Local authorities in the Charlottenburg district of Berlin have confirmed that two students and a teacher from a local high school were among the victims of the truck attack in Nice on Thursday evening.
"We are deeply shocked about the death of two students and a teacher of the senior high school class at the Paula Fürst school, and we grieve with the parents, the entire school, the relatives and friends of the victims," Charlottenburg Mayor Reinhard Naumann said in a statement.
The two students were in the first year of the German "Abitur" - equivalent to the French baccalaureate. The school itself closed for the day and police were at the scene stopping anyone other than students and staff from entering.
Berlin's Interior Ministry has yet to confirm the deaths, but the head of the Berlin parliament's Christian Democratic Union, Florian Graf, posted on his Facebook page: "It is now a sad certainty that a Berlin teacher and two Berlin students were among the victims. Our thoughts and our sympathy in these difficult hours are with the victims, their relatives, friends and co-students."
The "B.Z." newspaper also reported that one other student in Berlin was injured in the attack in Nice, and is currently lying in hospital.
The Foreign Ministry has so far not confirmed the deaths of German citizens either, though it said in a statement on Friday morning that this could not be ruled out.
At least nine Berlin schools had classes or school trips in southern France in the past week, according to Beate Stoffers, spokeswoman for the city's Education Department. Many were on vacation to celebrate the end of their exams.
Several schools had already contacted local newspapers to say that all their students and staff were safe and accounted for. The Wilma Rudolph School in the Zehlendorf district also posted a notice on its website saying, "All our students in Nice as well as both the accompanying teachers are in safety. Our teachers are keeping us up to date."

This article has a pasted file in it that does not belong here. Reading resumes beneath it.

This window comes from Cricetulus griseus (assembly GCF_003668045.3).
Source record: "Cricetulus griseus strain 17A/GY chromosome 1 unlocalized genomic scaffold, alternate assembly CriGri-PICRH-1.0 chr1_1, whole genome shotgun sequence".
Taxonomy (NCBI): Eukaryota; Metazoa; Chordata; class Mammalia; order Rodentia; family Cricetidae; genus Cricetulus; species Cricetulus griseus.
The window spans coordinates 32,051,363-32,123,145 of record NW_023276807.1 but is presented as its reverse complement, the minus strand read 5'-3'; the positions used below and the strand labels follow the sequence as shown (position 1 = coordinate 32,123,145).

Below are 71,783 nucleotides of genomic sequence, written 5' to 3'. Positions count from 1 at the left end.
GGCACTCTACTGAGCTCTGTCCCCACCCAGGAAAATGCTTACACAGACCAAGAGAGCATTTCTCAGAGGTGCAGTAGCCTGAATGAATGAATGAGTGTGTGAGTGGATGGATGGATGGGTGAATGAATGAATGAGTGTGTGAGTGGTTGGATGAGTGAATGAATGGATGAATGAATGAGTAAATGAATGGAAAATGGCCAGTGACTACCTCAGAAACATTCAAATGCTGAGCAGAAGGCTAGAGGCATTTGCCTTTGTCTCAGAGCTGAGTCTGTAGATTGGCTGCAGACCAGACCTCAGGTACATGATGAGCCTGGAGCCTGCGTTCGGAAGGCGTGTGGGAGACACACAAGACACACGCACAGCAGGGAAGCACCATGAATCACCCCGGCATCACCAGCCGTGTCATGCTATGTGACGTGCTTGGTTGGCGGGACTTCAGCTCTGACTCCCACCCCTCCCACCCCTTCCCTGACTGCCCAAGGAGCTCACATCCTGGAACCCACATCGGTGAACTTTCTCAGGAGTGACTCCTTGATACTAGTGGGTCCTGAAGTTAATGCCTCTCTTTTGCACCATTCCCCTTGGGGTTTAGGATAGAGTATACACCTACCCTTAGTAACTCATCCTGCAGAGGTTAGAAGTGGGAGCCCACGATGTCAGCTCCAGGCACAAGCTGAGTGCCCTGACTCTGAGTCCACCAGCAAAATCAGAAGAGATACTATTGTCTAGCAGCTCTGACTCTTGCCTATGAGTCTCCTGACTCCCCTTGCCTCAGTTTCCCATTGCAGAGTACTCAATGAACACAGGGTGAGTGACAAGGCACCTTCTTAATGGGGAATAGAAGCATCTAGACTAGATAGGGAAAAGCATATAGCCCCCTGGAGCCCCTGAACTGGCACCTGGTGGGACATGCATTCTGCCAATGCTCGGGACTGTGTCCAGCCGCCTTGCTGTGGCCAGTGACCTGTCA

Meanwhile, an annual German-French festival, which was due to open outside the French Embassy at the Brandenburg Gate on Friday, has been canceled.
"The festival has been canceled for today, because of the attack and the victims," a spokesman for the organizers told public broadcaster RBB.
Nevertheless, Mayor Michael Müller appeared on the stage set up for the event with French ambassador to Germany Philippe Etienne to express their condolences for the victims of the attack.
"We have come here to remember the victims of this horrific attack; we have come together to show solidarity with our French friends," said Müller. "Sadly we must assume that there are Berliners among the victims."
Reminding listeners of similar attacks in Orlando and Istanbul, Müller added, "Even if it's difficult, even if we're angry, we cannot meet hate with hate. And even while we're being vigilant and we're watching closely what is happening around us, we must not meet others with prejudice. Nothing good has ever come of intolerance and ignorance."
Etienne announced that the festival would open on Saturday instead, "because we want to show that we will not give in, but will meet this challenge resolutely."